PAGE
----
Meet Herman. Herman is an owner of the Reino de Atzimba Parque Aquatico. His father founded it 75 years ago, and it has remained in his family every since. This water park is very busy on the weekends in the winter and throughout the summer. It is mostly frequented by Mexican tourists. When Herman saw us wandering around, he made a point of introducing himself and giving us the grand treatment. There is a campground and a hotel on the premises. There are only about 21 rooms, but plenty of space in the camping area for RV's and tent campers. Herman tells us that every weekend the rooms are fully booked.
This beautiful hot spring feeds the entire water park. The springs remain at a constant 28 degrees celsius. So much water runs through that the water in all 5 pools is replaced daily.
Looking outward from the spring you can see the first pool it feeds. This one is 3 meters deep and had a high diving board.
The deep pool feeds two childrens playground pools, the first one is a meter deep, and has a Noah's Ark theme.
The hot spring feeds into a separate pool directly, which is exclusively for overnight guests.
In addition to all the pools which are open 7 days a week, there are two water slids and a wave pool that are only open on weekends during the winter, and every day in the summer.
The private pool then feeds into the wave pool.
The hot springs feed into the two water slides directly.
The hotel is up on the mountain and has two tiers. The first tier has 12 rooms a lounge and a restaurant.
This is the view from the restaurant.
My breakfast was delicious. It is called Heuvos Aztec. Basically it is a triple decker torillo with eggs, chicken, some awesome sauce and topped with cheese.
The rooms on this level are modest, but very nice and clean, with two double beds.
The second tier is fancier, with a beautiful view ( the first tier has a beautiful view as well). The rooms are fancier, but I unfortunately didn't get a picture of one of them.
You can see the wave pool from this vantage point.
As well as one of the water slides.
Behind the rooms on the second tier is an area you can hike. We just love these cactus trees.
This is another tree that we find very interesting. The entire bark peels off.
We have no idea what this tree is, but it reminds us of cotton. We googled cotton ball tree in Mexico and it came up with a picture of this tree...but it was just someones photo who didn't know what it is either. We didn't get any other insight.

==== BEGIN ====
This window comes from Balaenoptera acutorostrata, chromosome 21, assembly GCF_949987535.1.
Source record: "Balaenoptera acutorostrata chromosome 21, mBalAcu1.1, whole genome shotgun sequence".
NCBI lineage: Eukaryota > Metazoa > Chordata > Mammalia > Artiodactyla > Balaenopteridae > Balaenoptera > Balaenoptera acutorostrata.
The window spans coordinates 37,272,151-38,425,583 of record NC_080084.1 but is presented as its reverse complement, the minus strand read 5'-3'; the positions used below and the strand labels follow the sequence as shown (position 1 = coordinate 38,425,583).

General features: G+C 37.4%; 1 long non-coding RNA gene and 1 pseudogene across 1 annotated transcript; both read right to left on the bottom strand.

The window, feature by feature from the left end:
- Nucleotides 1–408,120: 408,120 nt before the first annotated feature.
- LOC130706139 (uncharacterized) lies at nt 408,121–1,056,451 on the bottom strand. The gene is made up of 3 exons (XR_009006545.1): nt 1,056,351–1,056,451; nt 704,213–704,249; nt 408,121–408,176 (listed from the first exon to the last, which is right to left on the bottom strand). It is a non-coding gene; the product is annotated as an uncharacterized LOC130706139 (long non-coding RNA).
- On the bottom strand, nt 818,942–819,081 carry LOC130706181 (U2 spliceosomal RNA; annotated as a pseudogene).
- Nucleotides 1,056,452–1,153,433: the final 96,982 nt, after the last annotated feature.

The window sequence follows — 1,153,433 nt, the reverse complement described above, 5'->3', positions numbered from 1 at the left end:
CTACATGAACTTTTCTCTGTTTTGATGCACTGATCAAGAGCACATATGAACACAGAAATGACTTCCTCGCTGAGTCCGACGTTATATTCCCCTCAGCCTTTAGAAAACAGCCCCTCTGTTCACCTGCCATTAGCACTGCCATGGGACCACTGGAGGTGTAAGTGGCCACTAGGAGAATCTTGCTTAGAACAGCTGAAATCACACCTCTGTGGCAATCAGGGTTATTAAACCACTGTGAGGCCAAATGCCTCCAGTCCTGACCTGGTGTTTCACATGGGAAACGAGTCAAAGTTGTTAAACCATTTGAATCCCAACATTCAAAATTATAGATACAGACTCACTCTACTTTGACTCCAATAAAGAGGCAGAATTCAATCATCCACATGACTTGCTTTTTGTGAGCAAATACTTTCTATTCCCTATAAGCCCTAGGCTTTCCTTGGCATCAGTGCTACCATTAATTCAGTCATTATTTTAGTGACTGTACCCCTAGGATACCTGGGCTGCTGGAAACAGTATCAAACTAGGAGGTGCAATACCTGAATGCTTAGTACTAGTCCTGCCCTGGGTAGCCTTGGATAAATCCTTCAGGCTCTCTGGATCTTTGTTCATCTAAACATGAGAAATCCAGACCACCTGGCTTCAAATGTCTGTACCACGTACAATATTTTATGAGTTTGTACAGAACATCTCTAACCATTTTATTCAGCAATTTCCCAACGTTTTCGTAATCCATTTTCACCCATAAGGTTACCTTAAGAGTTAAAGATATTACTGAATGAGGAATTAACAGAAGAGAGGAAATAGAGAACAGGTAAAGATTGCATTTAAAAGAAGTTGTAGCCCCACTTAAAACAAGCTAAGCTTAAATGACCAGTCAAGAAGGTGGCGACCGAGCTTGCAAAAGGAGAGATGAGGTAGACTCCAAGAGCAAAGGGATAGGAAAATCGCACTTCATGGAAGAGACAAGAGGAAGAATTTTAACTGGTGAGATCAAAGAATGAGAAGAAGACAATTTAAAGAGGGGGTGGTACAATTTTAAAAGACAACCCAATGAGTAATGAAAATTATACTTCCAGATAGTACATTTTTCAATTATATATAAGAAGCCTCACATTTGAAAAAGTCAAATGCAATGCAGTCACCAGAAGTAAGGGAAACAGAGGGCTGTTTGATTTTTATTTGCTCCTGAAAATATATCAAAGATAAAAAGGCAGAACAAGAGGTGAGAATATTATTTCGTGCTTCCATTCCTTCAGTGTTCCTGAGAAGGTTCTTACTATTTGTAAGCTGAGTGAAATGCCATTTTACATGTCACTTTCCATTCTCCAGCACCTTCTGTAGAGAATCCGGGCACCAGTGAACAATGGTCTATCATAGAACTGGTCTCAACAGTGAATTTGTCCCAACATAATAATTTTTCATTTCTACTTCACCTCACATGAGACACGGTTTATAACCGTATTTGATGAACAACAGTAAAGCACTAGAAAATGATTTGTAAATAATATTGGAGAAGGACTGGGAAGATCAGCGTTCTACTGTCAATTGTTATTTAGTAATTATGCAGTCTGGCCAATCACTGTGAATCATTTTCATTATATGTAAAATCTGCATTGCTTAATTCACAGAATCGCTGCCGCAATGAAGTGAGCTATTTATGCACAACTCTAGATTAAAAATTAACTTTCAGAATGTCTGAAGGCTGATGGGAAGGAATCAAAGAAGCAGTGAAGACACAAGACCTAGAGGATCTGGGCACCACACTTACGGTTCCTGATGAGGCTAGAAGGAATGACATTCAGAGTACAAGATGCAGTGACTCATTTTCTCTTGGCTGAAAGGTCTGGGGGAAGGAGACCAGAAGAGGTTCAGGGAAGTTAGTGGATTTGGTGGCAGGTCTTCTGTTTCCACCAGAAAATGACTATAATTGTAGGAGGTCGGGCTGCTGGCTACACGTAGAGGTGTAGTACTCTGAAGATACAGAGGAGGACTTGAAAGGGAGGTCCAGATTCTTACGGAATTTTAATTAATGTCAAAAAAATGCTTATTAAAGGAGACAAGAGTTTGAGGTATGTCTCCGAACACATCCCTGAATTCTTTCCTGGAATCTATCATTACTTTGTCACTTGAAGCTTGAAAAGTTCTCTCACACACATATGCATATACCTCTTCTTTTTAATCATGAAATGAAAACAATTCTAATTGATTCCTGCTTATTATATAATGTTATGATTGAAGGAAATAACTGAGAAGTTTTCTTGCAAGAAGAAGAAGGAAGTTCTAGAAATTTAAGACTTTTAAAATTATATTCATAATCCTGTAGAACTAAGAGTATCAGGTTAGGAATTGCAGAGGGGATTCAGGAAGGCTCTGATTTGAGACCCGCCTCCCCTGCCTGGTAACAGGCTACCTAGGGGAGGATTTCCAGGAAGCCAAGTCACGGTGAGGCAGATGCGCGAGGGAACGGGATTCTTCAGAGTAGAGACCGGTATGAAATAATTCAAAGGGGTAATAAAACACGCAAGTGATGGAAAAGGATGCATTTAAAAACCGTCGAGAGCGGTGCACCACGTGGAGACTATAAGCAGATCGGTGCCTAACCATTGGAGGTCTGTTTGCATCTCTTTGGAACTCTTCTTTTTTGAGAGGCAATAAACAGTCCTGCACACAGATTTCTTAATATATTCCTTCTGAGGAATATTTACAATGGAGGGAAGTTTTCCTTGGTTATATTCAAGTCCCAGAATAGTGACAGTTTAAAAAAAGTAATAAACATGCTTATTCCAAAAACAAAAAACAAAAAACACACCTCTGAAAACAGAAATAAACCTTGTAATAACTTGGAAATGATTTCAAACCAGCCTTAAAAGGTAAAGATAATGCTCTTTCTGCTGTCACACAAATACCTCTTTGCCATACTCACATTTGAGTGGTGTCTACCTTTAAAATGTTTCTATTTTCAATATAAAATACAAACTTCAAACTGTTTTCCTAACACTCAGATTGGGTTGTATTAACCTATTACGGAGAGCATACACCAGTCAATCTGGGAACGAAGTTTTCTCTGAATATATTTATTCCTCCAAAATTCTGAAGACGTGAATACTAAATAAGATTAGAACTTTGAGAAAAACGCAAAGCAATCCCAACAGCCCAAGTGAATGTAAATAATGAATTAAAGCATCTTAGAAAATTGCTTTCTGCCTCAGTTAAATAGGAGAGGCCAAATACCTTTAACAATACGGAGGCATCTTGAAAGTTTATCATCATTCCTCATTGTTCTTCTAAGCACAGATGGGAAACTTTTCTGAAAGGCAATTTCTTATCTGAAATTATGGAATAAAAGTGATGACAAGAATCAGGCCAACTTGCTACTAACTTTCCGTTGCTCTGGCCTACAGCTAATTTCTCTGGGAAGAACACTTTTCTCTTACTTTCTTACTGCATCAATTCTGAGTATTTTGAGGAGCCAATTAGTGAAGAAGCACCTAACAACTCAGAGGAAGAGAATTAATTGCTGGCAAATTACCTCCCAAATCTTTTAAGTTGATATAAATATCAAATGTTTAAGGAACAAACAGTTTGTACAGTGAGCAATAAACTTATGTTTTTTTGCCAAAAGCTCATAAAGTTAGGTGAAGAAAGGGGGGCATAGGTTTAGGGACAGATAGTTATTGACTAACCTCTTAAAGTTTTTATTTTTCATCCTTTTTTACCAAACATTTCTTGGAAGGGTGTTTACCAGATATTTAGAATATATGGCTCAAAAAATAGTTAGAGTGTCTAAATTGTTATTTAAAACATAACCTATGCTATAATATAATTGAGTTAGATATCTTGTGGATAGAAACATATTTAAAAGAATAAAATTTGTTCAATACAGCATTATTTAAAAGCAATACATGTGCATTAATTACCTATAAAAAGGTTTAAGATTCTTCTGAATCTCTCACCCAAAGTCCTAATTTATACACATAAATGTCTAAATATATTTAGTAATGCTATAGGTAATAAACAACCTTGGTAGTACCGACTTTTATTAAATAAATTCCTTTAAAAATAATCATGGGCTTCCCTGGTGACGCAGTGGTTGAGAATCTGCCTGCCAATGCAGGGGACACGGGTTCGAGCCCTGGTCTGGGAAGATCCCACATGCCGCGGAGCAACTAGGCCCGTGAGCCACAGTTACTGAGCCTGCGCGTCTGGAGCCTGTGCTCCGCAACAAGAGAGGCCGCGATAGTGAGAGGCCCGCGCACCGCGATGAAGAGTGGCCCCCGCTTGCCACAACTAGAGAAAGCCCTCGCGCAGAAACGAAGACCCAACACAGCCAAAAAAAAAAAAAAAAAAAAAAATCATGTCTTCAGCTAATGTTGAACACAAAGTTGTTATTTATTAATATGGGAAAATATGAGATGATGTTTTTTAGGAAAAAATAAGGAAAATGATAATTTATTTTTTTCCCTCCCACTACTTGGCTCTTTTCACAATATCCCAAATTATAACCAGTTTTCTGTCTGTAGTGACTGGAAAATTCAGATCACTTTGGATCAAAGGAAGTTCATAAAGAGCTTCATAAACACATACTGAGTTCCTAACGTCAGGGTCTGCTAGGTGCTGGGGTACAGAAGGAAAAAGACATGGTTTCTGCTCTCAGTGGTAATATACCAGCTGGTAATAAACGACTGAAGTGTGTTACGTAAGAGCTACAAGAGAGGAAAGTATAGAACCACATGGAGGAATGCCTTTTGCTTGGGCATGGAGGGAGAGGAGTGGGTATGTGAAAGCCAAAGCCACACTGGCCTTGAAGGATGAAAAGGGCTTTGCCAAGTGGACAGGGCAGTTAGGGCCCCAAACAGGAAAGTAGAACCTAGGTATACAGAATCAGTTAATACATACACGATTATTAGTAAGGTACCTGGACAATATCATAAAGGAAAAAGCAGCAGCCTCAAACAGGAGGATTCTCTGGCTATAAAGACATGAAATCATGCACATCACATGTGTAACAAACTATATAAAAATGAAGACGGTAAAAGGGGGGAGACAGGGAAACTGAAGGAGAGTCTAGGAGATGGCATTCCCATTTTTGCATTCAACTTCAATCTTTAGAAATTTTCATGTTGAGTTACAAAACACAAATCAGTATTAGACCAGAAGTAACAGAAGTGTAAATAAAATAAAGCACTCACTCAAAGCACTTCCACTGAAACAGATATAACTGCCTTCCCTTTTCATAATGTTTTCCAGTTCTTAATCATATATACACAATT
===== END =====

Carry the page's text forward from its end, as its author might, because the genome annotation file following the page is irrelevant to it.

After we spent the better part of the day in our own private pool, we took a stroll into town. The first thing we saw outside the gates of the campground was this compound. The water that flows out of the pools in the water park, flows into here. The townspeople have a hand washing laundry facility and several pools. They were shampooing their hair in one of the pools, and swimming in the other ones.
From there the water continues to flow into this pond where the townsfolk were washing more clothes and bathing.
In our experiences so far, the town sqaure was unique in that all the bushes were formed into animals.
The central Church was awe inspiring. You had to climb 50 stairs with three landings on a 45 degree angle. We were huffing and puffing the whole way up.
The church was built in 1843. These pictures don't do it justice. Of all the churches we have seen so far, this one was the most magnificent.
On the way back to Myrtle, we stopped at the market. It was not as impressive as the market in Patzcuaro, but it was impressive nonetheless.
These little fellows were just adorable.
The campgrounds are quite nice. They have electricity and water, but no dumping station. The cost is 150 pesos per night. Great bang for the buck! We will be back. Zinapecuaro seems to be situated nicely between Morelia, the Butterfly Sanctuaries, Mexico City, god and silver mines, ruins and several other tourist attractions. With a car, or the incliniation to take buses into any of these places, this campground/resort would be a fabulous home base for a vacation.